## Kaleidoscope modes in large aperture Porro prism resonators

Optics Express, Vol. 16, Issue 17, pp. 12707-12714 (2008)

http://dx.doi.org/10.1364/OE.16.012707

Acrobat PDF (456 KB)

### Abstract

We apply a new method of modeling Porro prism resonators, using the concept of rotating loss screens, to study stable and unstable Porro prism resonator. We show that the previously observed petal–like modal output is in fact only the lowest order mode, and reveal that a variety of kaleidoscope beam modes will be produced by these resonators when the intra–cavity apertures are sufficiently large to allow higher order modes to oscillate. We also show that only stable resonators will produce these modes.

© 2008 Optical Society of America

## 1. Introduction

2. M. Henriksson, L. Sjöqvista, and T. Uhrwing, “Numerical simulation of a battlefield Nd:YAG laser,” Proc. SPIE **5989**, 59890I (2005). [CrossRef]

5. A. Rapaport and L. Weichman, “Laser Resonator Design Using Optical Ray Tracing Software: Comparisons with Simple Analytical Models and Experimental Results,” IEEE J. Quantum Electron. **37**1401–1408 (2001). [CrossRef]

6. I. A. Litvin, L. Burger, and A. Forbes, “Petal-like modes in Porro prism resonators,” Opt. Express **15**, 14065–14077 (2007). [CrossRef] [PubMed]

6. I. A. Litvin, L. Burger, and A. Forbes, “Petal-like modes in Porro prism resonators,” Opt. Express **15**, 14065–14077 (2007). [CrossRef] [PubMed]

10. Z. Bouchal, “Nondiffracting optical beams: physical properties, experiments, and applications,” Czech. J. Phys. **53**, 537–624 (2003). [CrossRef]

11. M. Anguiano-Morales, A. Martinez, M. D. Iturbe-Castillo, and S. Chavez-Cerda, “Different field distributions obtained with an axicon and an amplitude mask,” Opt. Commun. **281**, 401–407 (2008). [CrossRef]

10. Z. Bouchal, “Nondiffracting optical beams: physical properties, experiments, and applications,” Czech. J. Phys. **53**, 537–624 (2003). [CrossRef]

## 2. Porro prism resonator model

6. I. A. Litvin, L. Burger, and A. Forbes, “Petal-like modes in Porro prism resonators,” Opt. Express **15**, 14065–14077 (2007). [CrossRef] [PubMed]

*α*, the oscillating field is sub–divided into a finite number (

*N*) of petals, given by:

*i*,

*j*, and

*m*are integers, with certain constraints placed on

*j*[6

**15**, 14065–14077 (2007). [CrossRef] [PubMed]

*L*=10 cm, and lasing at

*λ*=1064 nm. Two Porro prisms at either end of the laser formed the resonator, replacing traditional mirrors. The stability of the resonators was determined by the two identical intra–cavity lenses (of focal length

*f*) each placed adjacent to a prism. The resonator was confined in the transverse direction by circular apertures placed immediately in front of each prism, and with radius

*a*.

## 3. Generalized modal patterns

*f*, and the aperture radius

*a*in order to investigate the impact of resonator stability and effective Fresnel number on the oscillating modes. Because of the symmetry of the lens-aperture configuration, any chosen stable resonator can be described in terms of just two parameters:

*G*is the equivalent G–parameter of the resonator, and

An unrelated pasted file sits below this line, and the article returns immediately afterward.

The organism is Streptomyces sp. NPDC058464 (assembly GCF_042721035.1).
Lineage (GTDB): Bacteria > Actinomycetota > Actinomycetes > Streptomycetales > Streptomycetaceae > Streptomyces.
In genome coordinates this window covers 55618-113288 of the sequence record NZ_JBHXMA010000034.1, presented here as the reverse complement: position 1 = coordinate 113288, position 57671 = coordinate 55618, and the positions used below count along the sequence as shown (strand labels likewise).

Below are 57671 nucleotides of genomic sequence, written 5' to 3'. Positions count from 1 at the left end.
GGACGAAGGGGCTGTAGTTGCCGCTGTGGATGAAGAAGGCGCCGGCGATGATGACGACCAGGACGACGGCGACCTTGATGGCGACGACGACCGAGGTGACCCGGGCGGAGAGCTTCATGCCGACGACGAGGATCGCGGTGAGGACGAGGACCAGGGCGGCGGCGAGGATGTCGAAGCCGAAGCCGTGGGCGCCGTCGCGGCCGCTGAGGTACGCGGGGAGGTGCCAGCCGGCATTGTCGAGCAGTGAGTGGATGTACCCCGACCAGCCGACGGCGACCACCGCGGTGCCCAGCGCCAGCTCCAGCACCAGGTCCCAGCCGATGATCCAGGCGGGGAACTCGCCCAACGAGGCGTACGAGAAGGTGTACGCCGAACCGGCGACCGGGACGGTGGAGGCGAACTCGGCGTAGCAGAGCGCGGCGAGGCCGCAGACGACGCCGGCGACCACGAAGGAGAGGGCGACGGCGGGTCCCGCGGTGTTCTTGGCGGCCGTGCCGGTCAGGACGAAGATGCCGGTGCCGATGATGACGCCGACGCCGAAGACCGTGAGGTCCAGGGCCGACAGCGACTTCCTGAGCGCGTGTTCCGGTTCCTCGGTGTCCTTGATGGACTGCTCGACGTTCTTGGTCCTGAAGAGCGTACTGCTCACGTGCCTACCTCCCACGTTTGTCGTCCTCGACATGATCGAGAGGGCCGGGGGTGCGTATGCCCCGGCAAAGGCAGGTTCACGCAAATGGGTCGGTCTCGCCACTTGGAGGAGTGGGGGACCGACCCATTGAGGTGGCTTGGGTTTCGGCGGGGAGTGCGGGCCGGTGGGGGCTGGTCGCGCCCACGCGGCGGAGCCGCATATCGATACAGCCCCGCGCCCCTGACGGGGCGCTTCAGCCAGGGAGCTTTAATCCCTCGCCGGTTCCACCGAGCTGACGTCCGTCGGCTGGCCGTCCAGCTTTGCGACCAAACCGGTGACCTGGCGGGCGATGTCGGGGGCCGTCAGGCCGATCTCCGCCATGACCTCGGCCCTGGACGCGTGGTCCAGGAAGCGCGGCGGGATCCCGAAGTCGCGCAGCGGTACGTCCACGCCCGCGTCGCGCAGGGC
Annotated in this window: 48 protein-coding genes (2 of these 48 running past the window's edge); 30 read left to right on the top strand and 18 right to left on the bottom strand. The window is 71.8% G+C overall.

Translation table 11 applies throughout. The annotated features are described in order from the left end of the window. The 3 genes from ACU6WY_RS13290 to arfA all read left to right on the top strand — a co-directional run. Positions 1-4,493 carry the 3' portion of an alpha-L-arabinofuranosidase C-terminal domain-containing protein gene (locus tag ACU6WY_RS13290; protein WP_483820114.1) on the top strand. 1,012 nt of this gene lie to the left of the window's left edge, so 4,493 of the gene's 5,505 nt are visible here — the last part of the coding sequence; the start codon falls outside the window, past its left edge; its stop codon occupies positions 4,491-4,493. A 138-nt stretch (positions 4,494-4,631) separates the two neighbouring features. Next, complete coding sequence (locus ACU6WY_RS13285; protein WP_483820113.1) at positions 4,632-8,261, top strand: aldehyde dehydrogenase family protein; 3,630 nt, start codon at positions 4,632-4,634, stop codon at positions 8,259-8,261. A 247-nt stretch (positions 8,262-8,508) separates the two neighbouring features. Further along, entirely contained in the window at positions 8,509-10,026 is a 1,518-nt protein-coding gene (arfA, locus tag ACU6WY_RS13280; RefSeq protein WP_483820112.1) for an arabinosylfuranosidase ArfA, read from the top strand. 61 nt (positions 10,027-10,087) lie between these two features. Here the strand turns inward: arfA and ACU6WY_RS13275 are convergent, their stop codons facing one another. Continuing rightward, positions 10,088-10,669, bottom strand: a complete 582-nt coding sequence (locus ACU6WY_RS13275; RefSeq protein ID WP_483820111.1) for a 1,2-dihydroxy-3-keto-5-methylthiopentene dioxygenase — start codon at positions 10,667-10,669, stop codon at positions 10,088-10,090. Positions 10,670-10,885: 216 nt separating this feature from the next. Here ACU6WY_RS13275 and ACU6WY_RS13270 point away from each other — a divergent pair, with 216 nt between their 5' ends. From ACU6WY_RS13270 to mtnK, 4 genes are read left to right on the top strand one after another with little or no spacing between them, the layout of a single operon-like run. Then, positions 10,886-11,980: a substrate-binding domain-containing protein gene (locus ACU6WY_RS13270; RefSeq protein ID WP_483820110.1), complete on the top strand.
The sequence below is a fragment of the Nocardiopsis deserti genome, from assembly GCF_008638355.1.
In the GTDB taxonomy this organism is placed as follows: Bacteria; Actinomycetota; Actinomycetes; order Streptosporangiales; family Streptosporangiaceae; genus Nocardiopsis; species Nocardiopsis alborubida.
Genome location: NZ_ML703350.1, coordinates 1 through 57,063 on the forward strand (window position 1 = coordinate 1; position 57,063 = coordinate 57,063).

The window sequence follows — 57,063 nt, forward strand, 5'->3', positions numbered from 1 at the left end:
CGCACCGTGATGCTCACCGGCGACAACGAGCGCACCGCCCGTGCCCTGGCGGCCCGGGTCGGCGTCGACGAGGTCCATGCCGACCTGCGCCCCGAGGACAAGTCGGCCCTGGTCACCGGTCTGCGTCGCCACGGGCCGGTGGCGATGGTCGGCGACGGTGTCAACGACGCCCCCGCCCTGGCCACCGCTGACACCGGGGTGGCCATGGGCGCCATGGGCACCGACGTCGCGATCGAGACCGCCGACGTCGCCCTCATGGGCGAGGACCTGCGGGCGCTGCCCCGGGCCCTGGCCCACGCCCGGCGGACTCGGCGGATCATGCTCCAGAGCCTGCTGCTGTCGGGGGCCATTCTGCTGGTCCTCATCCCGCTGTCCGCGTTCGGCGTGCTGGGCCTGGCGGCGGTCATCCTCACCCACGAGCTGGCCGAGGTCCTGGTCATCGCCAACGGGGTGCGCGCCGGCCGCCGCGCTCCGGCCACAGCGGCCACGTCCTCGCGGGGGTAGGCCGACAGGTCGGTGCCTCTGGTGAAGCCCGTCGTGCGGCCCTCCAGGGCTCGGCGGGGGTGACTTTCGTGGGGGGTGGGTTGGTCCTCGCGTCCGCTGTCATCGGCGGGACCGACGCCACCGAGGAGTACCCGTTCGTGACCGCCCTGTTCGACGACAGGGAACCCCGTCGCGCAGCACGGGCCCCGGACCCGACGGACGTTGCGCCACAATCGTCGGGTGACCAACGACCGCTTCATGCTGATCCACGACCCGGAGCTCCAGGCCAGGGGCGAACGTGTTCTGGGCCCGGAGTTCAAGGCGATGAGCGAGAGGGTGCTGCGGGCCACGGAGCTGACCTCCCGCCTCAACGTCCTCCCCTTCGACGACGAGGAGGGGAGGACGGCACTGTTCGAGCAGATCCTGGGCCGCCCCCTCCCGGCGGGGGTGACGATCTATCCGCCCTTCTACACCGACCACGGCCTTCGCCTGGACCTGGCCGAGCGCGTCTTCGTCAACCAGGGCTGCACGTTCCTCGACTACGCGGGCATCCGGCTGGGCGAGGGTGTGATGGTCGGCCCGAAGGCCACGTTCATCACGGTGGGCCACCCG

*N*is the effective Fresnel number;

_{F}*λ*denotes the wavelength of the laser light in vacuum and

*L*is the total optical path length inside the resonator.

*G*=0.75 and with Porro angles (

*α*) of 60°, 45° and 30° respectively. When the intracavity aperture is very small (

*N*~1.5), no mode is able to resonate. At intermediate aperture sizes (

_{F}*N*~3.5) the conventional petal–like modes are observed, with 6, 8 and 12 petals for

_{F}*α*=60°, 45° and 30° respectively. At large aperture sizes (

*N*>6) the petal–like modes give way to more complex mode patterns. This increase in mode complexity as the aperture size increases suggests that the petal–like modes are in fact the lowest order modes of Porro prism resonators, while previously unreported higher order modes also exist, and can be made to resonate if given sufficiently large transverse freedom. These results are shown in Fig. 3.

_{F}*G*also influences the oscillating mode, as one might expect.

*α*=45°, similar results are found at other Porro angles.

## 4. Mode periodicity

*α*but rather of

*G*, and is the result of the resonator’s complex eigenvalues. One can understand this periodicity if one considers the similarities to the well–known Herriot cell resonator [7] and by following the path of a ray through the resonator. Such resonators result in a periodicity that is not a double pass through the resonator, as is the case in a standard Fabry–Perot system, but rather is based on a uni–directional analysis, where the number of passes can be made very large for a complete “round trip” – in this case “round trip” refers to the condition that the beam repeats a previous path through the resonator. The number of reflections and the orientation of the beam, and hence the periodicity of the resonator, can be controlled by judicious choice of the resonator parameters. This concept is illustrated in Fig. 5 where a standard resonator is operated as a non–planar ring laser [8

8. W. Liu, Y. Huo, X. Yin, and D. Zhao, “Modes of Multi-End-Pumped Nonplanar Ring Laser,” IEEE Photonics Technol. Lett. **17**, 1776–1778 (2005). [CrossRef]

*M*is given by:

*ν*

_{0}describing both the position and angular deviation of the ray. After

*p*round trips through the resonator,

*ν*

_{0}will be transformed into a new vector

*ν*according to:

_{p}*λ*and

_{i}*ν⃗*are the eigenvalues and eigenvectors of the matrix

_{i}*M*respectively and

*α*are the coefficients required for the expansion of

_{i}*ν*

_{0}in terms of the eigenvectors. For repeatability of the mode we require

*ν*=

_{p}*ν*

_{0}, found from the solution to the simultaneous equations (for each

*i*)

*λ*=1.

^{p}_{i}**15**, 14065–14077 (2007). [CrossRef] [PubMed]

8. W. Liu, Y. Huo, X. Yin, and D. Zhao, “Modes of Multi-End-Pumped Nonplanar Ring Laser,” IEEE Photonics Technol. Lett. **17**, 1776–1778 (2005). [CrossRef]